The Nation's Long-Term Fiscal Outlook:

September 2006 Update

GAO-06-1077R: Published: Sep 15, 2006. Publicly Released: Sep 15, 2006.

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Since 1992, GAO has published long-term fiscal simulations of what might happen to federal deficits and debt levels under varying policy assumptions. GAO developed its long-term model in response to a bipartisan request from Members of Congress who were concerned about the long-term effects of fiscal policy. In 1992 GAO said: "The federal budget is structurally unbalanced. This will do increasing damage to the economy and is unsustainable in the long term. Regardless of the approach chosen, prompt and meaningful action is essential. The longer it is delayed, the more painful it will be." These words are as relevant today as when GAO first published them. GAO updates its simulations three times a year as new estimates become available from the Congressional Budget Office's (CBO) Budget and Economic Outlook (January), Social Security and Medicare Trustees Reports (early spring), and CBO's Budget and Economic Outlook: An Update (late summer).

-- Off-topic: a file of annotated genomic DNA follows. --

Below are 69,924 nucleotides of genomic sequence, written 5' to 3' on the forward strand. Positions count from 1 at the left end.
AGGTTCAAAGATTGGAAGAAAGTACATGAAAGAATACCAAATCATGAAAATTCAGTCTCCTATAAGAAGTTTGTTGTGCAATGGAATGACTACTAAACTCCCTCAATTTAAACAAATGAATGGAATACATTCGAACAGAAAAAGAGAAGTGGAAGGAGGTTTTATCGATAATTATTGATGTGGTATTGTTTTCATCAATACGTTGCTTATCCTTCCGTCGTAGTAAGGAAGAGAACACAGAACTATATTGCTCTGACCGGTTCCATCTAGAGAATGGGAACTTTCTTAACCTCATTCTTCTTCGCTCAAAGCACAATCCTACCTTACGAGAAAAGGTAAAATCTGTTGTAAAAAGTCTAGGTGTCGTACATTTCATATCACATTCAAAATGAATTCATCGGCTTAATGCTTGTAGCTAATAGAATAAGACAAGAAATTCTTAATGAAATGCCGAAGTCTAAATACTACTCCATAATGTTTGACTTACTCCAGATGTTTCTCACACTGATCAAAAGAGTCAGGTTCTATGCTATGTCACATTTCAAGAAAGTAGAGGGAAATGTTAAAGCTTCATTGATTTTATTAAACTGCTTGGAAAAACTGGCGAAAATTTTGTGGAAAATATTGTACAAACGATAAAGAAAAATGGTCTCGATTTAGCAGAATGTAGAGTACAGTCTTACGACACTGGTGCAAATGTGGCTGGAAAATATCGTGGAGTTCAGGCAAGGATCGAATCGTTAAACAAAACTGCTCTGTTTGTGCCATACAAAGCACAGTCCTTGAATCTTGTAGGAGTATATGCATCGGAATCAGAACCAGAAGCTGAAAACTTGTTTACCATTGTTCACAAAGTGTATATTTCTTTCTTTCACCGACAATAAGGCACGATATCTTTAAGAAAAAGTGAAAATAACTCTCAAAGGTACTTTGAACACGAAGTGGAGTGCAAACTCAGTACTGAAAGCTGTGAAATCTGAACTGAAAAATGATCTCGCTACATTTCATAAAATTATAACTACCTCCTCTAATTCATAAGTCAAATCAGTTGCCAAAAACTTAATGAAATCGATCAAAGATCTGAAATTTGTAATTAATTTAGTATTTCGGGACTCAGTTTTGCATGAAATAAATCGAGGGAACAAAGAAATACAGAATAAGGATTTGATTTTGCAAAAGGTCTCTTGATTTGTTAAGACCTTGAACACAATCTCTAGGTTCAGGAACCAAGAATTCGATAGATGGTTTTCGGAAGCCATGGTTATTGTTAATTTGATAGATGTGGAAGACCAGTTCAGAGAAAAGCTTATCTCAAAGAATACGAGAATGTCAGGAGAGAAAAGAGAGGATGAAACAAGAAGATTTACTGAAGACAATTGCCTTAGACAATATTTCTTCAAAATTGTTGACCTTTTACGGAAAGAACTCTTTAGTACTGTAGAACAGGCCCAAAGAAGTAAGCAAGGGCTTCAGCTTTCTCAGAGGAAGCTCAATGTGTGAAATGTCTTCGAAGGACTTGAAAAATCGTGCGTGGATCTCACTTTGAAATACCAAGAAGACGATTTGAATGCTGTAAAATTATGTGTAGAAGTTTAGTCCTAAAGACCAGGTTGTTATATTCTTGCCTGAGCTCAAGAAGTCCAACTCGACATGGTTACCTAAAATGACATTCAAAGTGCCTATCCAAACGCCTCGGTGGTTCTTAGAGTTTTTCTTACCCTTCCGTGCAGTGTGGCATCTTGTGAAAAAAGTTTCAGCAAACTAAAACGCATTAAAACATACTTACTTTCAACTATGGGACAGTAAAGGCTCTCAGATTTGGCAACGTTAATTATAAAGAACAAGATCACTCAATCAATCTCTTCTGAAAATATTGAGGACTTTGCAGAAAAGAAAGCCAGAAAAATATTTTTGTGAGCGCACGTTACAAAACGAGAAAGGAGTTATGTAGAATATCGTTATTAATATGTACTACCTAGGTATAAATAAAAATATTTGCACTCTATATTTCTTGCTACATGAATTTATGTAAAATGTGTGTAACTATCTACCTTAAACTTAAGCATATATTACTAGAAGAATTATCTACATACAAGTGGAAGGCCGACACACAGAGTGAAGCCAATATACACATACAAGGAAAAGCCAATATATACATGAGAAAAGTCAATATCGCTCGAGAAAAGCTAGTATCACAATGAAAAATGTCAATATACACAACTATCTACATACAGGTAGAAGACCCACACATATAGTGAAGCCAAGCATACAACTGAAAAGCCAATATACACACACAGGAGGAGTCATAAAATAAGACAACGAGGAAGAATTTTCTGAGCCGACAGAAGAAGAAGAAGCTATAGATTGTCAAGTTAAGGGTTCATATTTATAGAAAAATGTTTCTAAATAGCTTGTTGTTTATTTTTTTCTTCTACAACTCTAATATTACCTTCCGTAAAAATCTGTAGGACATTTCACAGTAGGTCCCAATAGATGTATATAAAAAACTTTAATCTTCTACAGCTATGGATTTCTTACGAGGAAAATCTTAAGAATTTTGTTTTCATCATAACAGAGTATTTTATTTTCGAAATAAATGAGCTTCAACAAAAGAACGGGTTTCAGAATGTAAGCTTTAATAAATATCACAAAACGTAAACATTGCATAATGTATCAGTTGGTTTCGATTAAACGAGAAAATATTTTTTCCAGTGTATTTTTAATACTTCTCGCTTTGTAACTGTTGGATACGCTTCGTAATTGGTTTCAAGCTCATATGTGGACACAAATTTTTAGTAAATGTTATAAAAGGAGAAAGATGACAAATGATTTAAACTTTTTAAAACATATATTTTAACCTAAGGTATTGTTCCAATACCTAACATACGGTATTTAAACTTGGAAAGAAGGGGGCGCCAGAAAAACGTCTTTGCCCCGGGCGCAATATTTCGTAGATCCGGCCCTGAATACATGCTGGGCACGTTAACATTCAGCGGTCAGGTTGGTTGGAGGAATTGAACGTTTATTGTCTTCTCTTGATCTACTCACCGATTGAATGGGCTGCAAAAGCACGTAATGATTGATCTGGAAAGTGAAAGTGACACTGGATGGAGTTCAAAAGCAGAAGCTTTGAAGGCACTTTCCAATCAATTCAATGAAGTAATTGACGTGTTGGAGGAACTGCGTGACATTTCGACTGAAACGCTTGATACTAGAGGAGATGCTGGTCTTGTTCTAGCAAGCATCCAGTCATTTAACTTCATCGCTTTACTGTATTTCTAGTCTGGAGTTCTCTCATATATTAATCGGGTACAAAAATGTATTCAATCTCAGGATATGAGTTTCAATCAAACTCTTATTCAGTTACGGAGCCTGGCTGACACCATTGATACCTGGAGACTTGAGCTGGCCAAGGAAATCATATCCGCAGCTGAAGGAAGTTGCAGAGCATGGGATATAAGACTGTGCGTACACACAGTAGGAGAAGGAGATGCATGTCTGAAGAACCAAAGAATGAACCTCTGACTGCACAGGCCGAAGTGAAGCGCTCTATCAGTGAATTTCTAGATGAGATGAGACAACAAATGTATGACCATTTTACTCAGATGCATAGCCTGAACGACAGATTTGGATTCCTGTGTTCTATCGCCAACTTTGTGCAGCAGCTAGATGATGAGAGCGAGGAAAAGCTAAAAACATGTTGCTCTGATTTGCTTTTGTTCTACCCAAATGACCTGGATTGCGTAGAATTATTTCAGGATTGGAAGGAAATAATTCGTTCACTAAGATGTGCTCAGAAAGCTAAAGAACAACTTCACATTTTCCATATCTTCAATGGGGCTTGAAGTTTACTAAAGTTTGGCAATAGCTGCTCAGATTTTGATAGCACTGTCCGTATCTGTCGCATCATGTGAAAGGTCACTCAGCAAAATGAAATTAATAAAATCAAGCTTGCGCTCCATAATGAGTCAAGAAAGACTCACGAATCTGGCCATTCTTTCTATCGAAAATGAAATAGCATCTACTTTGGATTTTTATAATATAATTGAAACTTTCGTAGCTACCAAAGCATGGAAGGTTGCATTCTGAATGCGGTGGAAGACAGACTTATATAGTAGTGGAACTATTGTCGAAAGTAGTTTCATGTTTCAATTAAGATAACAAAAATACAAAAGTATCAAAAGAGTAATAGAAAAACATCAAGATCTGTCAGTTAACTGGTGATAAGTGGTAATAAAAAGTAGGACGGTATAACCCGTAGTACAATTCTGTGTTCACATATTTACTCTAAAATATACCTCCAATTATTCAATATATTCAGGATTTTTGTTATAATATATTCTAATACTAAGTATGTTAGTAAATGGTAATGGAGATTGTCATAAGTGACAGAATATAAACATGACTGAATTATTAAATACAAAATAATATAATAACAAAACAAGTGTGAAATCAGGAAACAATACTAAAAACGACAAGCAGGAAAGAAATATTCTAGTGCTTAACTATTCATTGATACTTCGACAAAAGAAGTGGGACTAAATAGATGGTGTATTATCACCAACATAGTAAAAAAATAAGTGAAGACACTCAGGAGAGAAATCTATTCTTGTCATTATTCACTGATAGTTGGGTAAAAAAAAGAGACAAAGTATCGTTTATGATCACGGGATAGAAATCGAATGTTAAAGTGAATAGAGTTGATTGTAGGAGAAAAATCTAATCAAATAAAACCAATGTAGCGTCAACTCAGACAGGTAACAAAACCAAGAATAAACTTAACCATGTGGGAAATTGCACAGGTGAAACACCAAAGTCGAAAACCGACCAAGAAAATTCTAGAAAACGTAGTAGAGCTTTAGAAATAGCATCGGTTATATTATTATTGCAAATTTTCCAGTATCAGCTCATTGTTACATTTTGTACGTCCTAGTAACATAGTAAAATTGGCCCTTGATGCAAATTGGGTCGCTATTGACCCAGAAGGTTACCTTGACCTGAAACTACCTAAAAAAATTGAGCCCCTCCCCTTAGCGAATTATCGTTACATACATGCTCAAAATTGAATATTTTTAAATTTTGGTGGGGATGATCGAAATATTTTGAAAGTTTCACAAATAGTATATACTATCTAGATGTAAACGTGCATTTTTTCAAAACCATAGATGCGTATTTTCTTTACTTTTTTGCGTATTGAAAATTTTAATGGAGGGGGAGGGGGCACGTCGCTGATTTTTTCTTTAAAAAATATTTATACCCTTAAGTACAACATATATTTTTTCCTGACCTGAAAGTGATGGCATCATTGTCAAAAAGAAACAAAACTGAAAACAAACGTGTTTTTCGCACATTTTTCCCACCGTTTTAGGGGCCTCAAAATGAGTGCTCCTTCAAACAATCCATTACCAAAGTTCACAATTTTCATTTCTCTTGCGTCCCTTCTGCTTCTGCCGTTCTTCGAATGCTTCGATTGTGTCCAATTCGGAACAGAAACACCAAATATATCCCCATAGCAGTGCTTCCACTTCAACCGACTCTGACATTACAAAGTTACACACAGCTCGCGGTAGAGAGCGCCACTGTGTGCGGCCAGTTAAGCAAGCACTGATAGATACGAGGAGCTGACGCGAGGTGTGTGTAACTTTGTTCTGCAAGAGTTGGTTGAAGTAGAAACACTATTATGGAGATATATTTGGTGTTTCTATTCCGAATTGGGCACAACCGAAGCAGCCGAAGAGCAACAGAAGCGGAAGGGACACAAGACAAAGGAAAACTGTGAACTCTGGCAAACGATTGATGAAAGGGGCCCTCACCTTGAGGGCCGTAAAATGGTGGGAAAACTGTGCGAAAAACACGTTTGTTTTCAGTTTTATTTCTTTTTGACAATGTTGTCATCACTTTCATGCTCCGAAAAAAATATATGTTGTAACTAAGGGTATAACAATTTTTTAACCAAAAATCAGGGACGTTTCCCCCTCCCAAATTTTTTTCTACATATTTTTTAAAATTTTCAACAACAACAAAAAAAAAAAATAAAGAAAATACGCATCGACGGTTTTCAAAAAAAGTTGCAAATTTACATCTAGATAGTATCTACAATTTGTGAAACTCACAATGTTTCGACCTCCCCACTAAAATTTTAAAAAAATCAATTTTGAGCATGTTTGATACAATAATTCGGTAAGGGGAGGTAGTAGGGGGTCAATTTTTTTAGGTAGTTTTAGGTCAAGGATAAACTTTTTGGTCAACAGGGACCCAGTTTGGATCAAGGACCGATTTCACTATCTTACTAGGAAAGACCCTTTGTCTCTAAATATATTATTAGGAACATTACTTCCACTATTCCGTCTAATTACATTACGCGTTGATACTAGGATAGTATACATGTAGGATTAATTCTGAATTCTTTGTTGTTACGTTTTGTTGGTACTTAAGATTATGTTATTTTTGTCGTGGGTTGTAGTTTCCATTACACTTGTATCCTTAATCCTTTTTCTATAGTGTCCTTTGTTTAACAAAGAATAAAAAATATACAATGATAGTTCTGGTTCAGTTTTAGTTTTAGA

The long-term outlook has not changed significantly since the last simulations. Although this year's deficit outlook has improved, the long-term continues to be unsustainable. GAO's current long-term simulations continue to show ever-larger deficits resulting in a federal debt burden that ultimately spirals out of control. The timing of deficits and the resulting debt build up varies depending on the assumptions used, but under either optimistic ("Baseline extended") or more realistic assumptions, current fiscal policy is unsustainable. Simulations are not forecasts or predictions. They are designed to ask the question "what if?" GAO's "what ifs" are that discretionary spending may grow faster or slower, and tax cuts may be renewed or allowed to expire--but in both cases, the Nation's long-term fiscal future is "at risk." Under any reasonable set of expectations about future spending and revenues, the risks posed to the Nation's future financial condition are too high to be acceptable. By definition, what is unsustainable will not be sustained. The question is how our current imprudent and unsustainable path will end. At some point, action will be taken to change the Nation's fiscal course. The sooner appropriate actions are taken, the sooner the miracle of compounding will begin to work for the federal budget rather than against it. Conversely, the longer action to deal with the Nation's long-term fiscal outlook is delayed, the greater the risk that the eventual changes will be disruptive and destabilizing. Acting sooner rather than later will give us more time to phase in gradual changes, while providing more time for those likely to be most affected to make compensatory changes.

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